Author: Angela Flack
Edible Foods RRP $49.95
Review: Monique Mulligan

EDI_021-edible_mockup-2I met Angela at the Perth Cruelty-Free Fair in Fremantle and ended up with two copies of her book – one I bought as a gift and the other Angela kindly sent me to review. Angela describes herself as “passionate about local, sustainable farming, and ecological nutrition”. She argues that a “plant-based, wholefood diet can bring with it healthy weight, reduced rates of acne, higher IQ, lots of antioxidants and lower rates of heart disease, breast and prostate cancer” and backs it up with references. Her website includes an eloquent opinion piece on why a food revolution is needed – read the full piece here.

The advent of industrialization brought with it cheap, convenience food and drink, which would keep well to travel distance for centralized distribution, prove addictive to the people who consumed it, and provide the means to mobilize the women of communities out of the kitchen and into the workplace—doubling the labour available to spin the wheels of the capitalist machine. (Angela Flack, Revolution: An Edible Perspective)

So, on to Edible, the cookbook that is full of wholefood recipes that are plant-based, dairy-free, gluten-free, and naturally sweetened. Take a look at the lay-out. It’s user-friendly with coloured tabs designating different meal types such as breakfast, sauces, desserts, mains and so forth and many of the recipes are supported by photos giving cooks an idea of the expected end result – helpful when you are new to some of the ingredients.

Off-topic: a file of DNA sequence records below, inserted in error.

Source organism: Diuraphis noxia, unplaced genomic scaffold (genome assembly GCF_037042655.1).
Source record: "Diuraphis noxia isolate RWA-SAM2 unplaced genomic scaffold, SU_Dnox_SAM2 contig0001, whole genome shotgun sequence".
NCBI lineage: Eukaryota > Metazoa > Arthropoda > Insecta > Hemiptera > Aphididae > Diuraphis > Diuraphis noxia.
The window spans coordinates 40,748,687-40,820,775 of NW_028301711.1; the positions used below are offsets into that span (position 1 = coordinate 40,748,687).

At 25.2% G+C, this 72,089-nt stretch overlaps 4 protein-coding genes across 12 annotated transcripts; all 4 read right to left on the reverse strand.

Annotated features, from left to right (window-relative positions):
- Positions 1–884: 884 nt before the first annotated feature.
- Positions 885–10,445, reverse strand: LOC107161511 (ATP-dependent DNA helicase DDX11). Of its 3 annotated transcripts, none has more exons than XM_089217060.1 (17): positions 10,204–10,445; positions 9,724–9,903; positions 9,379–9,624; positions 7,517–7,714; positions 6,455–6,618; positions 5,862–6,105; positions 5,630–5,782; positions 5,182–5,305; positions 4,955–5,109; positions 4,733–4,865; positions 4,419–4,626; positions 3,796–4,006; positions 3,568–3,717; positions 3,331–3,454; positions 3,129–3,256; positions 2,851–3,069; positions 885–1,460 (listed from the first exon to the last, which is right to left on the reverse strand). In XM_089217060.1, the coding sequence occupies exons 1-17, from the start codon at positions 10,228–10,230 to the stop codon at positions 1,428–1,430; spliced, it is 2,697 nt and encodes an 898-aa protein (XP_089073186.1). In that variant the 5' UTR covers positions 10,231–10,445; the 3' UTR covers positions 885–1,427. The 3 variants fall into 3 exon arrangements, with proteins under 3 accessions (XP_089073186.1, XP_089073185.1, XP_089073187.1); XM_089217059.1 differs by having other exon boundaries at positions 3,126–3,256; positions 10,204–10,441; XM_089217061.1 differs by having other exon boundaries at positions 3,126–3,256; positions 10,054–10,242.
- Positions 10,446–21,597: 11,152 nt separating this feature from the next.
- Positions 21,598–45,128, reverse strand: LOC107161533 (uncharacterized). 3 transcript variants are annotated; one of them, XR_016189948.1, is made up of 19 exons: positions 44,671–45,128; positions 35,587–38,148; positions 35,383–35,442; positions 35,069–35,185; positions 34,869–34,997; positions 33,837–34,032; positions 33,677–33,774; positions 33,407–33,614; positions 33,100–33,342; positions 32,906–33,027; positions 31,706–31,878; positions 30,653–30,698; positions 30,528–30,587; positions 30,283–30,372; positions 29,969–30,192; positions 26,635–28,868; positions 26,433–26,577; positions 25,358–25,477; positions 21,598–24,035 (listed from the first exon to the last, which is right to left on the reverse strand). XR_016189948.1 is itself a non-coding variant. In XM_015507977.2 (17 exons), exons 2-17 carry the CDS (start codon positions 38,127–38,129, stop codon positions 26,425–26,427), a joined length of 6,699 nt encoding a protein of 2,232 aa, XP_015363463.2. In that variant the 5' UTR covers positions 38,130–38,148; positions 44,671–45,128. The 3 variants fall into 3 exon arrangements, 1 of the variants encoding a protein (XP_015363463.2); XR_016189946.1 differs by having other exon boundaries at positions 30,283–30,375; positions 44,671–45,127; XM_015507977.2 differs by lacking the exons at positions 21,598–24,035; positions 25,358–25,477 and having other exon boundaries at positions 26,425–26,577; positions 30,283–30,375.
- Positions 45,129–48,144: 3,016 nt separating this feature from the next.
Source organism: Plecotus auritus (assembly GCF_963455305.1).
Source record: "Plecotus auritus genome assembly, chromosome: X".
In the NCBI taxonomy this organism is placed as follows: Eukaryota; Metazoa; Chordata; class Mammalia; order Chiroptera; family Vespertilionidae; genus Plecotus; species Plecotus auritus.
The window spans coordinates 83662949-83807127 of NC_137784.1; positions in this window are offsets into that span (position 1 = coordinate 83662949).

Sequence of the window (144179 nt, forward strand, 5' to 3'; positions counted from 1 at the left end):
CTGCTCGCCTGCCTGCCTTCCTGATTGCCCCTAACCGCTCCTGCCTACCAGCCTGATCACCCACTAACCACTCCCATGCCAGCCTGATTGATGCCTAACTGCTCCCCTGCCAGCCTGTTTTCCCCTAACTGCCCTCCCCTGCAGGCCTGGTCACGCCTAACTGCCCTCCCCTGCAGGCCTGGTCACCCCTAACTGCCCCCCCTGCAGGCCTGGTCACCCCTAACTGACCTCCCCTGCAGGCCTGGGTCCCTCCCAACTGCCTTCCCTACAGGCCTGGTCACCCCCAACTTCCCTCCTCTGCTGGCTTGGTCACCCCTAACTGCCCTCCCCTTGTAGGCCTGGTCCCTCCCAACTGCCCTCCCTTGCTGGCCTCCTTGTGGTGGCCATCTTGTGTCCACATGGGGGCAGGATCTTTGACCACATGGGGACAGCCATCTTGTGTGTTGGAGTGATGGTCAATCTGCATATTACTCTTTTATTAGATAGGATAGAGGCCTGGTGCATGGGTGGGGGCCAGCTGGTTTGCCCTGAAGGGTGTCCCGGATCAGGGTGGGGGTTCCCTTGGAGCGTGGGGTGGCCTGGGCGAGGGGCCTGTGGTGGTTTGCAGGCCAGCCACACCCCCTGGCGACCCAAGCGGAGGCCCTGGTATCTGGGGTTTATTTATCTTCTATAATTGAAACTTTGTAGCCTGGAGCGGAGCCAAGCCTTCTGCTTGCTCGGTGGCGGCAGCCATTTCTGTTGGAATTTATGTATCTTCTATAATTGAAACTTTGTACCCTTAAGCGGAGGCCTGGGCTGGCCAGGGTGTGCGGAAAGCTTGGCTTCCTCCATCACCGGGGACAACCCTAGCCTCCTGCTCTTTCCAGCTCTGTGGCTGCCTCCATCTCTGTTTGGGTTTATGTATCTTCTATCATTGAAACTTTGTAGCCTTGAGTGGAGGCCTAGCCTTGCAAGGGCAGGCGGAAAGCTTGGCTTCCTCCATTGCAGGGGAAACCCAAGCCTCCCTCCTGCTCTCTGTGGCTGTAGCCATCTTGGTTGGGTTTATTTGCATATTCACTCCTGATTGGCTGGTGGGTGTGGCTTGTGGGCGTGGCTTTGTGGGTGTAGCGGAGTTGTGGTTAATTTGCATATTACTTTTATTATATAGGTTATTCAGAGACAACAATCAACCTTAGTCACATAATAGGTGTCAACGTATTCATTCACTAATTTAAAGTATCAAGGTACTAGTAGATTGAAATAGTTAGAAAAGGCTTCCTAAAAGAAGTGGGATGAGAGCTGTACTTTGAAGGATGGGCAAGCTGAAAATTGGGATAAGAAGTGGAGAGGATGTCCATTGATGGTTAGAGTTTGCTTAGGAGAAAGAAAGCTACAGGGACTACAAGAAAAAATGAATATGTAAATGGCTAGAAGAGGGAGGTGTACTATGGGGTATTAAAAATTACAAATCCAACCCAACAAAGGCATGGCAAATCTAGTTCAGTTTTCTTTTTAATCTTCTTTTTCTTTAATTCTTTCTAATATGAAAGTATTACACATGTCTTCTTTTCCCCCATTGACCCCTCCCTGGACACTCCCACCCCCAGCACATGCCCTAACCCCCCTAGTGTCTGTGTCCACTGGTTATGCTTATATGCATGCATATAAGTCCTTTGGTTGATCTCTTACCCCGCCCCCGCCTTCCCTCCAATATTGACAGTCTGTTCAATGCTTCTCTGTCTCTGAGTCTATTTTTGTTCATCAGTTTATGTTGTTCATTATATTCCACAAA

The 436-book features over 200 recipes, which include information about the ingredients, health benefits and more general nutritional issues. The recipes are suited to vegetarians, vegans and those who are looking to lose weight and reduce the risk of heart disease and diabetes. The recipes are also designed to eliminate allergenic foods and minimise foods which may aggravate people with common intolerances or IBS. There are plenty of desserts as well – all gluten, dairy and cane sugar-free.

What stands out is the effort Flack has put into providing the information that backs up the recipes. Her writing is articulate and comprehensive and should appeal to those looking for a more scientific basis for making and maintaining dietary changes.

The recipes are, for the most part, explained well and should not be difficult for most homes to tackle. As part of the review process, I made the Baby Spinach Salad (a variation of the popular pine nut, pumpkin and feta salad, minus the feta and adding quinoa). It’s a tasty salad, but I amended it slightly to include a light dressing.

Later I made strawberry “ice cream” (but added apricot puree from my own harvest). This recipe says 1 tin of coconut cream but doesn’t specify the size. I used half a 400g tin which was spot on. The verdict: I enjoyed it – it was like a yogurt, but the kids found it too tart (they wanted the sugar hit of real ice-cream). More for me.

The other recipe I’ve tried so far is Bliss Balls, which are chewy, tasty and healthy. Great for a snack at work when the mid-morning or mid-afternoon munchies hit.

A note: some of the recipes aren’t specific in terms of amounts, which might confuse less-experienced cooks. The preface explains this – Flack wants people to make it their own, to experiment with flavours until you get it just right. It’s exactly how many of our grandparents cooked, and while I love the idea, I’m not sure everyone will.

There are a number of other recipes I’m keen to try, including:

  • Pad Thai using (tofu instead of meat)
  • Crispy Tofu (I’ll try this in salads)
  • On-the-go Fried Tofu (a stir-fry)

If you’re after a comprehensive cookbook to support a plant and whole food diet, do yourself a favour and check out Edible. It will be a valuable addition to your cookbook shelf.


You can find more information about Angela and Edible at her website. To buy Edible, click here.




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